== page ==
TALLAHASSEE — Thousands of educators and supporters delivered the “state of the state” for public education at the Capitol on Monday. A sea of red-clad demonstrators shouting “fund our future” spoke to a system under great duress, strained to near breaking by years of disinvestment in the public schools that serve nearly 90 percent of Florida’s students, and in the teachers and support staff essential to providing students with a high-quality education.
In addition to delivering their message of a need for higher wages for all public school employees, the participants focused on the need for all of Florida’s students to attend fully staffed schools. The start of the 2019-20 school year saw more than 3,000 teacher vacancies; the number is currently still over 2,440, a 10 percent increase from January 2019. Florida’s students deserve better, and they are relying on the governor and Legislature to invest in their future.
As Gov. DeSantis reiterated Tuesday during his State of the State address, he has begun to see the light on the need for increased teacher salaries. However, a proposal that fails to reward veteran teachers for their skill and years of experience will fail to cure this state’s ongoing and ever-worsening educator shortage, as will yet another doomed-to-fail bonus scheme. On pay and other public education issues, DeSantis has failed to listen to the voices of educators while shaping his proposals.
“So far the solutions offered by DeSantis are the same ‘solutions’ that have been offered for the past two decades: further encroachment on local control and the seventh bonus program in 14 years. You can’t fix the problem with the same policies that created it,” said FEA President Fedrick Ingram.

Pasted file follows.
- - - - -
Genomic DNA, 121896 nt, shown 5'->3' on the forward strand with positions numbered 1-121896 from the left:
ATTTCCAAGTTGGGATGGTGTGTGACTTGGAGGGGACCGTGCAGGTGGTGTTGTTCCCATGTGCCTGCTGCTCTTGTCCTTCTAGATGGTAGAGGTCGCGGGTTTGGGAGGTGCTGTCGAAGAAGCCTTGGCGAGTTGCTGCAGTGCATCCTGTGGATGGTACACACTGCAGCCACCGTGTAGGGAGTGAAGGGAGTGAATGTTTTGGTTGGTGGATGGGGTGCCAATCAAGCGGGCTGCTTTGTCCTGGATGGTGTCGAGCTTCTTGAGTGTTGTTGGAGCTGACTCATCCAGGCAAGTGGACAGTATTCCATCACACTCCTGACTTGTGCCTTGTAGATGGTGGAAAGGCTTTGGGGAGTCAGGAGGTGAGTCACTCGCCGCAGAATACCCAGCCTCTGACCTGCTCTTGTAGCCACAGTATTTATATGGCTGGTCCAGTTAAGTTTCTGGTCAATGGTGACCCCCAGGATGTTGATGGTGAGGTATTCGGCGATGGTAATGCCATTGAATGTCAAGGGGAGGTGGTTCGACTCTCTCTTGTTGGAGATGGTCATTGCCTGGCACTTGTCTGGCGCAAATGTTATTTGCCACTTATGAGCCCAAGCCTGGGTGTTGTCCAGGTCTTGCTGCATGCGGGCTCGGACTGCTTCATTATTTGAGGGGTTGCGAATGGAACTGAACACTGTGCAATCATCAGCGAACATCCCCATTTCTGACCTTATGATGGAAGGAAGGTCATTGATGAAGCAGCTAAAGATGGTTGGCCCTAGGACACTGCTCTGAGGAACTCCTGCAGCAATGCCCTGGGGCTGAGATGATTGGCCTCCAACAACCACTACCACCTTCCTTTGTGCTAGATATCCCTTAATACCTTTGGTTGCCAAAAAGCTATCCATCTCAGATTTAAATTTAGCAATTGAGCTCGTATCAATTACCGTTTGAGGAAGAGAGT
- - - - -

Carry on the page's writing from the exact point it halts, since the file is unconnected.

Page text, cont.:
Educators need real, reliable salaries, and any mention of bonuses was roundly booed by demonstrators on Monday. The governor’s pay proposal also fails to provide any pay relief for counselors, librarians, bus drivers, paraprofessionals and the host of other staff necessary to meeting our students’ needs.
The Florida Education Association (FEA) remains hopeful that the governor will start to see the bigger picture, that what Florida needs is not just a so-called “year of the teacher,” but a long-term sustainable plan for all of our students and educators. The FEA is calling for a “Decade of Progress” starting with a $2.4 billion investment in public education this legislative session.
CONTACT: Joni Branch, (850) 201-3223 or (850) 544-7055
The Florida Education Association is the state’s largest association of professional employees, with more than 145,000 members. FEA represents PreK-12 teachers, higher education faculty, educational staff professionals, students at our colleges and universities preparing to become teachers and retired education employees.